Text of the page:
All were astir; the Gaon of Vilna was coming to Vaysechvoos! He would be staying in their modest village for one night on his way to Minsk.
Who could have imagined that such a prince among Jews would want to visit this muddy little place?” marveled Lazar the Milkman.
“Such a wise and holy man in our village!” exclaimed Feivel the Tanner.
“We must prepare for such a honored guest, ” remarked the rebbetzin.
And did they prepare! Vaysechvoos never looked so good. The cracks in the cabins were caulked, the mud floors were tamped and stucco whitewashed. The wooden floor of the synagogue was scraped and oiled. The townspeople even managed to lay a few cobblestones in front of the shul.
Then the people waited for the Gaon’s arrival. No one could do their work, or talk about anything else. When the big carriage pulled by a team of six matched horses arrived, there was a great gasp from the crowd. Three footmen, two secretaries, two drivers and a fretful little man stepped out of the carriage before the Gaon appeared. He was taller than anyone expected, with deep eyes and a bemused smile. The Sage of Vaysechvoos greeted him.
“So many questions we have, great Sage, questions only you can answer. Please favor us with a session.” The Gaon nodded and proceeded into the rabbi’s house. One of his secretaries emerged to say the Gaon would hear the questions in two hours’ time. And he did.
Some of the queries were quite ordinary. “How can I know that my husband really loves me?” asked one. “How much is too much or too little money to loan to a friend in need?” asked another. But the most important question that the Gaon heard that day came from Moishke the Cobbler.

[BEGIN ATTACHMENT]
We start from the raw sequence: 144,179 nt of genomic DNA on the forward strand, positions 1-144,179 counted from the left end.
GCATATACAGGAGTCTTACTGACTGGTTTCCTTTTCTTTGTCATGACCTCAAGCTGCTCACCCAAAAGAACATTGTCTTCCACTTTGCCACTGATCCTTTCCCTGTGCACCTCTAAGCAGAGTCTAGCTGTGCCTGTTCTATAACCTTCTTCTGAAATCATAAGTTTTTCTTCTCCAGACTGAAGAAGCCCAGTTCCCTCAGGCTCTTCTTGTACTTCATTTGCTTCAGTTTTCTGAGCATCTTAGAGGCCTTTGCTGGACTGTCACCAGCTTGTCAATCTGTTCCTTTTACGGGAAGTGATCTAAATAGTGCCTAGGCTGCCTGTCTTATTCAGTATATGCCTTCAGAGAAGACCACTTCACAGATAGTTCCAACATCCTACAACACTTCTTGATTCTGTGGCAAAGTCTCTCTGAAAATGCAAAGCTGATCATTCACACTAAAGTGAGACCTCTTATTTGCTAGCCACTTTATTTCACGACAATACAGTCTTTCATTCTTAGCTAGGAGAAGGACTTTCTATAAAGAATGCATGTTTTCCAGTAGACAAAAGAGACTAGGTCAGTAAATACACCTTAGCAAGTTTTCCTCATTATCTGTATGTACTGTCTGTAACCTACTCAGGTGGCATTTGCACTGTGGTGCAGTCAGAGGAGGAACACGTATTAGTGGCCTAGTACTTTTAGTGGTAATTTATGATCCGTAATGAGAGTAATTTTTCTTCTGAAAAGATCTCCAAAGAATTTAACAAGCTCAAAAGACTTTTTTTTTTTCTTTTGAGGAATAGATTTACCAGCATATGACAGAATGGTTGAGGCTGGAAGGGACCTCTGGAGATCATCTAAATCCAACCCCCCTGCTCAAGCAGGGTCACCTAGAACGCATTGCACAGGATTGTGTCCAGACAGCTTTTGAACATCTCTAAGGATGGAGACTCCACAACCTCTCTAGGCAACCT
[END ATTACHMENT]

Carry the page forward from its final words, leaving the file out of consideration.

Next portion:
“Most venerable Sage, your wisdom is renowned and we are so in need of wisdom when it comes to our relationship with the Almighty,” he began. “Therefore, what advice would you offer us in preparing for the coming of the Messiah?”
The Gaon smiled, looking directly into the eyes of the cobbler. “Young man, that is a good question, worthy of a thoughtful answer. In the morning, I shall tell you.”
The next morning all of the Gaon’s party had settled into the carriage but the Genius stood by it with the door open. The crowd gathered close, eager to hear his answer to the cobbler’s question.
He raised his hand an all were hushed. “You prepared for me by washing your homes, repairing the streets, wearing your very best clothing. These are the outward ways to welcome a person,” he acknowledged. “But the most important preparation, certainly for the coming of the Messiah, takes place where only God can inspect–in one’s heart. Messiah will come when all hearts are clean and pure.”
At that, most of the townspeople looked at their feet with shame, knowing that the Messiah might not be coming all that soon.